Former Liverpool striker Robbie Fowler has suggested Patrice Evra and Luis Suarez lay floral tributes to mark the tragedies both clubs have suffered before Sunday's game between his old club and Manchester United at Anfield.
The Premier League match is the first between the two fierce rivals since the publication last week of an independent report into the Hillsborough disaster which exonerated Liverpool fans from any blame in the 1989 tragedy that claimed 96 lives.
Evra and Suarez were involved in a major controversy last season which resulted in Suarez being banned for eight matches for racially abusing Evra at Anfield last October.
Sunday's occasion is likely to be highly emotional with both Manchester United and Liverpool players and managers urging fans throughout the week to show respect to each other.
Fowler told BBC Radio 5 live it would be appropriate for Suarez and Evra to help defuse the tension by showing unity before kick-off.
"It would be nice for Luis Suarez to put some flowers at the United end regarding Munich, and for Patrice Evra to do so at the Kop," Fowler said.
"The two clubs do have a rivalry, but some things are far more important than football and this is one of them."
Fowler suggested Suarez should commemorate the Munich air disaster of 1958, in which eight Manchester United players and three club staff were among 23 people killed, while Evra should pay tribute to the Hillsborough victims.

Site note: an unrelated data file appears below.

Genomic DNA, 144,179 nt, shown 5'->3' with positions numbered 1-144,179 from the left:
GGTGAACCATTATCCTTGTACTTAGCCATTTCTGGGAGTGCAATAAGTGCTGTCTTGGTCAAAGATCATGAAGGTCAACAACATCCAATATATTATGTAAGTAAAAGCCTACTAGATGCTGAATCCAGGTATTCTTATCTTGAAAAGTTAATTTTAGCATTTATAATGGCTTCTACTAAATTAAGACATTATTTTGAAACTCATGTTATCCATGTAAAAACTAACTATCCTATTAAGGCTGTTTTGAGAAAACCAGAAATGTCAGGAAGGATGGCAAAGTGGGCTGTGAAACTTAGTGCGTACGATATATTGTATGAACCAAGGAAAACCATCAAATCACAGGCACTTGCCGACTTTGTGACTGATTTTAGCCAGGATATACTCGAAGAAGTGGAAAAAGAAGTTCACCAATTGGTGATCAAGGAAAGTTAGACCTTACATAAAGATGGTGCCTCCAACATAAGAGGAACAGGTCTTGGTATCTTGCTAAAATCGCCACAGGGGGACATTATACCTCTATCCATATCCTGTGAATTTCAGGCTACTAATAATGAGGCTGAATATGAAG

Suarez refused to shake Evra's hand before the start of the last game between them in February at Old Trafford.
Tributes have been paid to the 96 at Premier League matches since the report was issued with Liverpool's neighbours Everton staging a particularly poignant one before their match with Newcastle United at Goodison Park on Monday.
Manchester United defender Nemanja Vidic, who has been sent off twice at Anfield, believes the Goodison spirit should be taken into Sunday's game and in an interview with The Sun newspaper he said: "We have to show an example and be on top of the situation and behave well.
"There is a lot of history with these two clubs. We have had some tragedies, they have as well. I think we should respect each other because we are big clubs and clubs that are respected in the world."
Two United fan groups, the Manchester United Supporters Trust and the Stretford End Flags, have urged fans not to sing disparaging songs about the Hillsborough disaster. Rival supporters have sung distasteful chants about Munich in the past.
Manchester United manager Sir Alex Ferguson said the build-up to the game could affect the players.
"It is a possibility, I don't deny it, human nature can be that way," he told a news conference, hoping the fans behave.
"Liverpool have done their bit and we have done our bit, so let the game go on."
Liverpool go into the match in 17th position and without a league win this term although they beat Young Boys 5-3 in Berne in the Europa League on Thursday.
United have won three of their four league games, are second in the table and beat Galatasaray 1-0 in the Champions League on Wednesday.comments